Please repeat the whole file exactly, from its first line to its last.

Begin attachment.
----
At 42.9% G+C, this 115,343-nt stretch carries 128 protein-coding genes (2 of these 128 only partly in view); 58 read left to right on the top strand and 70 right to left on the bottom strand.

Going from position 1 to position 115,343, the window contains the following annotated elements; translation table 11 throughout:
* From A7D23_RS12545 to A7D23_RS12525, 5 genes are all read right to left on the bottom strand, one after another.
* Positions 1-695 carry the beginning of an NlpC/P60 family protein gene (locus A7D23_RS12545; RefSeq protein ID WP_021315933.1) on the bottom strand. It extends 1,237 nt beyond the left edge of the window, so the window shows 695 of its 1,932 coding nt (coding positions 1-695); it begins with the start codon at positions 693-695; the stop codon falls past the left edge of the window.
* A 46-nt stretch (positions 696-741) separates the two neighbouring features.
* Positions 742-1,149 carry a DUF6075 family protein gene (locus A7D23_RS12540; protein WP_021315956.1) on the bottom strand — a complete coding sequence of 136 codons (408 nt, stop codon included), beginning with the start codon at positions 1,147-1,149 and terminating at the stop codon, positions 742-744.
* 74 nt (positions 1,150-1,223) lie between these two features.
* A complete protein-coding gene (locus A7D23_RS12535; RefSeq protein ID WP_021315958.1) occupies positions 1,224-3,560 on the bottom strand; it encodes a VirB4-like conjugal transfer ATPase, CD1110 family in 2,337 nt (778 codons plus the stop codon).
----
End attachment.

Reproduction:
At 42.9% G+C, this 115,343-nt stretch carries 128 protein-coding genes (2 of these 128 only partly in view); 58 read left to right on the top strand and 70 right to left on the bottom strand.

Going from position 1 to position 115,343, the window contains the following annotated elements; translation table 11 throughout:
* From A7D23_RS12545 to A7D23_RS12525, 5 genes are all read right to left on the bottom strand, one after another.
* Positions 1-695 carry the beginning of an NlpC/P60 family protein gene (locus A7D23_RS12545; RefSeq protein ID WP_021315933.1) on the bottom strand. It extends 1,237 nt beyond the left edge of the window, so the window shows 695 of its 1,932 coding nt (coding positions 1-695); it begins with the start codon at positions 693-695; the stop codon falls past the left edge of the window.
* A 46-nt stretch (positions 696-741) separates the two neighbouring features.
* Positions 742-1,149 carry a DUF6075 family protein gene (locus A7D23_RS12540; protein WP_021315956.1) on the bottom strand — a complete coding sequence of 136 codons (408 nt, stop codon included), beginning with the start codon at positions 1,147-1,149 and terminating at the stop codon, positions 742-744.
* 74 nt (positions 1,150-1,223) lie between these two features.
* A complete protein-coding gene (locus A7D23_RS12535; RefSeq protein ID WP_021315958.1) occupies positions 1,224-3,560 on the bottom strand; it encodes a VirB4-like conjugal transfer ATPase, CD1110 family in 2,337 nt (778 codons plus the stop codon).